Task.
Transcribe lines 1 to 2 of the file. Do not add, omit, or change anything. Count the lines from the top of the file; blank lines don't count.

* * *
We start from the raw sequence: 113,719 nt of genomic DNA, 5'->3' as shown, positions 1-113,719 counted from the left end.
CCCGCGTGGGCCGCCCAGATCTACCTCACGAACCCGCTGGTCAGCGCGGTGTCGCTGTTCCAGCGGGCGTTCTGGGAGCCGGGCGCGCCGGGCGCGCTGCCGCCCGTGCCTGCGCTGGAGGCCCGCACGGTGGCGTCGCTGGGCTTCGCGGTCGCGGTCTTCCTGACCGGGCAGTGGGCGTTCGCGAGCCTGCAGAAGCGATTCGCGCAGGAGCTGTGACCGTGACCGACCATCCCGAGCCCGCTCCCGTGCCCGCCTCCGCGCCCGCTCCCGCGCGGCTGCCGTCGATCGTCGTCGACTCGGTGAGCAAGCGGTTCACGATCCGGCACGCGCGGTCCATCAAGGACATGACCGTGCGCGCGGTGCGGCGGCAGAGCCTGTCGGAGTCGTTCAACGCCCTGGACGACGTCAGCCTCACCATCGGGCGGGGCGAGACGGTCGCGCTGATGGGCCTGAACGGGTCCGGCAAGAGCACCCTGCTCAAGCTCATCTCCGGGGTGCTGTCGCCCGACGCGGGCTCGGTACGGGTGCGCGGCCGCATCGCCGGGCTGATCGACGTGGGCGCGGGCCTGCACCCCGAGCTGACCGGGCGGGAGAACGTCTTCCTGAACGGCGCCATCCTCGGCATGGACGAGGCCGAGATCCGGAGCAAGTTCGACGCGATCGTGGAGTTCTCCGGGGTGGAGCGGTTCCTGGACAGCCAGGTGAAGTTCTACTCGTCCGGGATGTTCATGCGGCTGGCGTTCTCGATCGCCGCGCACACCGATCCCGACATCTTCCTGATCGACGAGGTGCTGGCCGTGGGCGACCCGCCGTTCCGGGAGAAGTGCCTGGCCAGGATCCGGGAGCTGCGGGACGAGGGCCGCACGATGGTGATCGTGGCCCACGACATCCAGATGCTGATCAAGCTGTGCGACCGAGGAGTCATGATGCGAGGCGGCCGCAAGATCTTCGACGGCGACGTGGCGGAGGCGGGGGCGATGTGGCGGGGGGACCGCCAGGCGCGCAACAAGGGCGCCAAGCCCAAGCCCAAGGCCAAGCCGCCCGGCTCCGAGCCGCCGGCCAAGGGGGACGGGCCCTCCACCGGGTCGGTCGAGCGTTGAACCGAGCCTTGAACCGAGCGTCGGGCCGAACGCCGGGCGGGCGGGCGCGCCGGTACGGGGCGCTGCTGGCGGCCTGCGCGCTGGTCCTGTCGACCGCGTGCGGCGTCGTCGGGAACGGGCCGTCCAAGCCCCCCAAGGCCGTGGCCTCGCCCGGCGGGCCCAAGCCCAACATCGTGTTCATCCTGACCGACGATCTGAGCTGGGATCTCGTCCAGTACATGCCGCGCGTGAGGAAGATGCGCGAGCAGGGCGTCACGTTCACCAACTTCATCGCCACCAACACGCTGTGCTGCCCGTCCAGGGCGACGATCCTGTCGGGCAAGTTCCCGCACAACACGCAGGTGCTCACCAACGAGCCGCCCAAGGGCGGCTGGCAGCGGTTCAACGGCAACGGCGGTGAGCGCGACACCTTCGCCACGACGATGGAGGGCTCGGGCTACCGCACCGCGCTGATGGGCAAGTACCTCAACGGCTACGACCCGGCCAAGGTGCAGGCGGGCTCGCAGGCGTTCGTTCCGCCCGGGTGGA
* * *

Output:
We start from the raw sequence: 113,719 nt of genomic DNA, 5'->3' as shown, positions 1-113,719 counted from the left end.
CCCGCGTGGGCCGCCCAGATCTACCTCACGAACCCGCTGGTCAGCGCGGTGTCGCTGTTCCAGCGGGCGTTCTGGGAGCCGGGCGCGCCGGGCGCGCTGCCGCCCGTGCCTGCGCTGGAGGCCCGCACGGTGGCGTCGCTGGGCTTCGCGGTCGCGGTCTTCCTGACCGGGCAGTGGGCGTTCGCGAGCCTGCAGAAGCGATTCGCGCAGGAGCTGTGACCGTGACCGACCATCCCGAGCCCGCTCCCGTGCCCGCCTCCGCGCCCGCTCCCGCGCGGCTGCCGTCGATCGTCGTCGACTCGGTGAGCAAGCGGTTCACGATCCGGCACGCGCGGTCCATCAAGGACATGACCGTGCGCGCGGTGCGGCGGCAGAGCCTGTCGGAGTCGTTCAACGCCCTGGACGACGTCAGCCTCACCATCGGGCGGGGCGAGACGGTCGCGCTGATGGGCCTGAACGGGTCCGGCAAGAGCACCCTGCTCAAGCTCATCTCCGGGGTGCTGTCGCCCGACGCGGGCTCGGTACGGGTGCGCGGCCGCATCGCCGGGCTGATCGACGTGGGCGCGGGCCTGCACCCCGAGCTGACCGGGCGGGAGAACGTCTTCCTGAACGGCGCCATCCTCGGCATGGACGAGGCCGAGATCCGGAGCAAGTTCGACGCGATCGTGGAGTTCTCCGGGGTGGAGCGGTTCCTGGACAGCCAGGTGAAGTTCTACTCGTCCGGGATGTTCATGCGGCTGGCGTTCTCGATCGCCGCGCACACCGATCCCGACATCTTCCTGATCGACGAGGTGCTGGCCGTGGGCGACCCGCCGTTCCGGGAGAAGTGCCTGGCCAGGATCCGGGAGCTGCGGGACGAGGGCCGCACGATGGTGATCGTGGCCCACGACATCCAGATGCTGATCAAGCTGTGCGACCGAGGAGTCATGATGCGAGGCGGCCGCAAGATCTTCGACGGCGACGTGGCGGAGGCGGGGGCGATGTGGCGGGGGGACCGCCAGGCGCGCAACAAGGGCGCCAAGCCCAAGCCCAAGGCCAAGCCGCCCGGCTCCGAGCCGCCGGCCAAGGGGGACGGGCCCTCCACCGGGTCGGTCGAGCGTTGAACCGAGCCTTGAACCGAGCGTCGGGCCGAACGCCGGGCGGGCGGGCGCGCCGGTACGGGGCGCTGCTGGCGGCCTGCGCGCTGGTCCTGTCGACCGCGTGCGGCGTCGTCGGGAACGGGCCGTCCAAGCCCCCCAAGGCCGTGGCCTCGCCCGGCGGGCCCAAGCCCAACATCGTGTTCATCCTGACCGACGATCTGAGCTGGGATCTCGTCCAGTACATGCCGCGCGTGAGGAAGATGCGCGAGCAGGGCGTCACGTTCACCAACTTCATCGCCACCAACACGCTGTGCTGCCCGTCCAGGGCGACGATCCTGTCGGGCAAGTTCCCGCACAACACGCAGGTGCTCACCAACGAGCCGCCCAAGGGCGGCTGGCAGCGGTTCAACGGCAACGGCGGTGAGCGCGACACCTTCGCCACGACGATGGAGGGCTCGGGCTACCGCACCGCGCTGATGGGCAAGTACCTCAACGGCTACGACCCGGCCAAGGTGCAGGCGGGCTCGCAGGCGTTCGTTCCGCCCGGGTGGA